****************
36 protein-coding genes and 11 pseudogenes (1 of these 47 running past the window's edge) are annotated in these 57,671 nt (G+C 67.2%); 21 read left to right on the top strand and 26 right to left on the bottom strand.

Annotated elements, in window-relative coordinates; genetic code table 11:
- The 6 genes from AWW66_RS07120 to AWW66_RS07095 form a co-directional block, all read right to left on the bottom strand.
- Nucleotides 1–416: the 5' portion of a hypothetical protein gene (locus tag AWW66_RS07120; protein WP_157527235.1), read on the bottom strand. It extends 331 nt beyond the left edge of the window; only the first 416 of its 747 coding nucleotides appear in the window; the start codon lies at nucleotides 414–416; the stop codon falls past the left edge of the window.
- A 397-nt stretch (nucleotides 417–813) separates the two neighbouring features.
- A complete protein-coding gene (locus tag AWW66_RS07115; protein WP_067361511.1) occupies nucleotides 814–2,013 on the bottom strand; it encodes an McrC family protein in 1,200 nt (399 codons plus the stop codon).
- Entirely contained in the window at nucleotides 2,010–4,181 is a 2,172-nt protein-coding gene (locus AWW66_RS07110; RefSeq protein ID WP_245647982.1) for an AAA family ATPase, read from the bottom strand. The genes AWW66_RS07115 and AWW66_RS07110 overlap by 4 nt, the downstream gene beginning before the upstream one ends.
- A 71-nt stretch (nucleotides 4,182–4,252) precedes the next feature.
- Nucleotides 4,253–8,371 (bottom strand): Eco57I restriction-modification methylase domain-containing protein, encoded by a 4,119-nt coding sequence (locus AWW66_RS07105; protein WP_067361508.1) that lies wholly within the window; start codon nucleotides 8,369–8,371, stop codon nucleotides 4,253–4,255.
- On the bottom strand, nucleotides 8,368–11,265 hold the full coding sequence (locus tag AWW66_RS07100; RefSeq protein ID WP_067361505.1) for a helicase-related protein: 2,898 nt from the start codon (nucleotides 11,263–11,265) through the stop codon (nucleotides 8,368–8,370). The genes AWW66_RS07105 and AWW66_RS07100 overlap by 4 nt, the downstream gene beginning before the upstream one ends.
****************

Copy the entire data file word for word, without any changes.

36 protein-coding genes and 11 pseudogenes (1 of these 47 running past the window's edge) are annotated in these 57,671 nt (G+C 67.2%); 21 read left to right on the top strand and 26 right to left on the bottom strand.

Annotated elements, in window-relative coordinates; genetic code table 11:
- The 6 genes from AWW66_RS07120 to AWW66_RS07095 form a co-directional block, all read right to left on the bottom strand.
- Nucleotides 1–416: the 5' portion of a hypothetical protein gene (locus tag AWW66_RS07120; protein WP_157527235.1), read on the bottom strand. It extends 331 nt beyond the left edge of the window; only the first 416 of its 747 coding nucleotides appear in the window; the start codon lies at nucleotides 414–416; the stop codon falls past the left edge of the window.
- A 397-nt stretch (nucleotides 417–813) separates the two neighbouring features.
- A complete protein-coding gene (locus tag AWW66_RS07115; protein WP_067361511.1) occupies nucleotides 814–2,013 on the bottom strand; it encodes an McrC family protein in 1,200 nt (399 codons plus the stop codon).
- Entirely contained in the window at nucleotides 2,010–4,181 is a 2,172-nt protein-coding gene (locus AWW66_RS07110; RefSeq protein ID WP_245647982.1) for an AAA family ATPase, read from the bottom strand. The genes AWW66_RS07115 and AWW66_RS07110 overlap by 4 nt, the downstream gene beginning before the upstream one ends.
- A 71-nt stretch (nucleotides 4,182–4,252) precedes the next feature.
- Nucleotides 4,253–8,371 (bottom strand): Eco57I restriction-modification methylase domain-containing protein, encoded by a 4,119-nt coding sequence (locus AWW66_RS07105; protein WP_067361508.1) that lies wholly within the window; start codon nucleotides 8,369–8,371, stop codon nucleotides 4,253–4,255.
- On the bottom strand, nucleotides 8,368–11,265 hold the full coding sequence (locus tag AWW66_RS07100; RefSeq protein ID WP_067361505.1) for a helicase-related protein: 2,898 nt from the start codon (nucleotides 11,263–11,265) through the stop codon (nucleotides 8,368–8,370). The genes AWW66_RS07105 and AWW66_RS07100 overlap by 4 nt, the downstream gene beginning before the upstream one ends.